Seize the Nap

October 24 is Take Back Your Time Day


President Bush has a theory: tax breaks and tax rebates put more money in our pockets, which increases consumer spending, which boosts the economy, which, in turn, makes us patriotic, happy Americans. But is working more to earn more to shop more really the answer to our problems?

What about working less and earning less as a way of spreading the wealth, boosting the economy, fostering family values and making us a less harried, more content culture? The organizers of Take Back Your Time Day, a nationwide movement to challenge the epidemic of "time poverty," hope Americans will begin to recognize that our increasingly stressed lives are actually driving us crazy. This Sunday, October 24, marks the second annual Take Back Your Time day--a date significant because it falls nine weeks before the end of the year, symbolizing that the average American works a full nine weeks longer than the average Western European worker.

Take Back Your Time Day is modeled after Earth Day, which brought a new level of environmental awareness to America and led to the passage of significant ecological legislation including the Endangered Species Act and the Clean Air and Water Acts. John de Graaf, one of the founders of Time Day and co-chair of the Public Policy Committee for the Simplicity Forum, hopes the day will spark new attitudes toward the 9-to-5 lifestyle and spur people to commiserate about overly busy, work-centered lives.

So how does working too much impact us? For starters, it takes a toll on health by increasing fatigue, accidents and injuries and decreasing time for exercise or eating healthy meals. Overworking also leads to job stress and burnout calculated to cost more than $300 billion a year. Joe Robinson asserts in his article, "The Incredible Shrinking Vacation," in de Graf's book, Take Back Your Time, that half of all Americans are currently suffering from burnout.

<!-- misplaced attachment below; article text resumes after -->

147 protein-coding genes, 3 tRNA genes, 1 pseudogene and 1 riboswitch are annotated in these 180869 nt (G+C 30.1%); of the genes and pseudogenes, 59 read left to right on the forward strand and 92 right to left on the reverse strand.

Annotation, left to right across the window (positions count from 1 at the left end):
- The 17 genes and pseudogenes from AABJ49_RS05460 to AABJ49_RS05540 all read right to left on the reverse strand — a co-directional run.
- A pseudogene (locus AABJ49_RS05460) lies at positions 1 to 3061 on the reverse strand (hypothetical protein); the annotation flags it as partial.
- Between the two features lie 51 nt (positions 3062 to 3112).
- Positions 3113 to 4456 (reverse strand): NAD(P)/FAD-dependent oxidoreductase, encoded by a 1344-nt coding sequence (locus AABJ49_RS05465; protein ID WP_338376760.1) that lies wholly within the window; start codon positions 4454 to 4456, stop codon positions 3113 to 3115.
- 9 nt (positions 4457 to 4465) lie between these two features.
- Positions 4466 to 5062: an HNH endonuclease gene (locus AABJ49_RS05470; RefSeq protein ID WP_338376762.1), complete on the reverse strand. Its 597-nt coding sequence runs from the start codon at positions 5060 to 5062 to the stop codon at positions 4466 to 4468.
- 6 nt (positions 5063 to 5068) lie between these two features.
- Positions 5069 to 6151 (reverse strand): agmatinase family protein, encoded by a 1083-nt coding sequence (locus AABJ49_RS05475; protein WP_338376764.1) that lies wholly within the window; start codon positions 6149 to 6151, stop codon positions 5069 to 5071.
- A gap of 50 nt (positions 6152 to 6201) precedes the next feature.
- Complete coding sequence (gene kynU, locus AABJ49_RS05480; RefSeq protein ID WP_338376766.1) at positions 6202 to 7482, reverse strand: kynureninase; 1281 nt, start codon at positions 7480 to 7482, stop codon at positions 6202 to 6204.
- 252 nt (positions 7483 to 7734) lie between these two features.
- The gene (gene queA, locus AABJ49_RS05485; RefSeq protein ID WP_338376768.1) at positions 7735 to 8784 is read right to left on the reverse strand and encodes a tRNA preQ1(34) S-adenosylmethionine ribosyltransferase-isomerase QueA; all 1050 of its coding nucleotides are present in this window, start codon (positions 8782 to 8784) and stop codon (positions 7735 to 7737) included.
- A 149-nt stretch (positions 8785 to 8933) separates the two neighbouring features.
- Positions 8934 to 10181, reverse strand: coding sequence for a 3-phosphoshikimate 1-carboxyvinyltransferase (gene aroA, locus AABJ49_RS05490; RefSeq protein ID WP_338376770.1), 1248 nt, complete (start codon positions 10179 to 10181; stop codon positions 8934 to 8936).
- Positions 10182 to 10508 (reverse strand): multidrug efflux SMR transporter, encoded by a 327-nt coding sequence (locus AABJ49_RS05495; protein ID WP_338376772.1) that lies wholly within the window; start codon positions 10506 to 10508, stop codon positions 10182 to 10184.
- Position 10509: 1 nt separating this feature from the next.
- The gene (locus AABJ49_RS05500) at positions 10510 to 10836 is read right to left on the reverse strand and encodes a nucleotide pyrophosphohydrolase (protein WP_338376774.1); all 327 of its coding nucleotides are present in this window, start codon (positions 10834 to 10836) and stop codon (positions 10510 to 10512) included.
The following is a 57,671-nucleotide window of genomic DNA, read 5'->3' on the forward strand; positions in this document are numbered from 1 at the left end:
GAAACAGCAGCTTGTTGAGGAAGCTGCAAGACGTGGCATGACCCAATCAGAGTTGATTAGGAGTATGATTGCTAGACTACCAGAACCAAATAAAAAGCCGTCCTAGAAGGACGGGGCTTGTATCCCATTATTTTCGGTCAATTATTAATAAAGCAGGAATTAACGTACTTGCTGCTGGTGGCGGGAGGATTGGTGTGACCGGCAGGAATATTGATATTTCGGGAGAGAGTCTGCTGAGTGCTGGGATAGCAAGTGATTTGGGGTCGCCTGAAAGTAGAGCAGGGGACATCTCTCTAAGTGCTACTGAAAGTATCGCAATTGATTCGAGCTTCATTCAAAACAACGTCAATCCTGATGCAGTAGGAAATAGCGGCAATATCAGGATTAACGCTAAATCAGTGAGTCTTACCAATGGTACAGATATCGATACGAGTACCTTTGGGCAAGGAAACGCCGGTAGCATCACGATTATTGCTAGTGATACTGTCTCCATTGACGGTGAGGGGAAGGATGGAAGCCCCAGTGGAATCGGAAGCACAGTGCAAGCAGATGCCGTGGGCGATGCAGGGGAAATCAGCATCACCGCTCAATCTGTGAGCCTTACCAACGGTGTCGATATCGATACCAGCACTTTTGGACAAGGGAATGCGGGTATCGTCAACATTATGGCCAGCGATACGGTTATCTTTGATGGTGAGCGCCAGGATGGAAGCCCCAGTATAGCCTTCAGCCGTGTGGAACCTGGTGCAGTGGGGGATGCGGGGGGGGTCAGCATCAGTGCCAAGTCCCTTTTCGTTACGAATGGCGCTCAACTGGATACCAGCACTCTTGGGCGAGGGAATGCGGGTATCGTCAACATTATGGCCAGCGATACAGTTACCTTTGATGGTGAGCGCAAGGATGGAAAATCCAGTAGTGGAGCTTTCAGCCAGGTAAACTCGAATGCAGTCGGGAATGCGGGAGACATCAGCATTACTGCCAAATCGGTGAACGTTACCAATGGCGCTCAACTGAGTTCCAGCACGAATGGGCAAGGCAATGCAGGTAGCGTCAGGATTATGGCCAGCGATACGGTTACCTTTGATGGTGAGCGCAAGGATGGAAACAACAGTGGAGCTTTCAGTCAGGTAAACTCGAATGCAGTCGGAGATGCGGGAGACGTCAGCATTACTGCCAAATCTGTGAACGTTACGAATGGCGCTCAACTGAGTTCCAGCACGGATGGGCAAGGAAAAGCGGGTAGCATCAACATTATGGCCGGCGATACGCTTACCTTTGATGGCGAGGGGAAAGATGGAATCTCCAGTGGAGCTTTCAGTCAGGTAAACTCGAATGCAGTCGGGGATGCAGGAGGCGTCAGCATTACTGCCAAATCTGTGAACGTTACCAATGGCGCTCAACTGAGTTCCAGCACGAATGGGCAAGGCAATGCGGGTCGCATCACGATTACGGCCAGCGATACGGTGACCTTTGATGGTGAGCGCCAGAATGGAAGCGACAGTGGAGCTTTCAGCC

Clocking in mega hours also impacts our relationships by depriving us of meaningful, quality time with loved ones. Americans today spend 40 percent less time with their children than they did in the 1960s. And it's not just adults who lack time; children too are now tethered to ridiculously busy schedules leaving precious little free or play time.

The fact that fewer people are working longer hours directly impacts our economy and employment rate. Many European nations have discovered that shorter work-time policies better distribute jobs, reduce unemployment and promote work-family balance, gender equity and lifelong learning opportunities. Fewer hours at work often means improved overall quality of life--a recent study revealed 60 percent of French workers said shorter hours had indeed improved their quality of life.

So how can you combat our work-obsessed, stressed out culture? Just recognizing that busy bee-hood can cause neglect of other values like strong families and communities, good health, a clean environment, active citizenship and social justice is a good start. Other suggestions from Time Day organizers include sleeping in or planting a tree. More involved ideas include starting a book group focused on time issues or asking your employer if you can job share or better yet, take a sabbatical.

For more information and resources related to Time Day, visit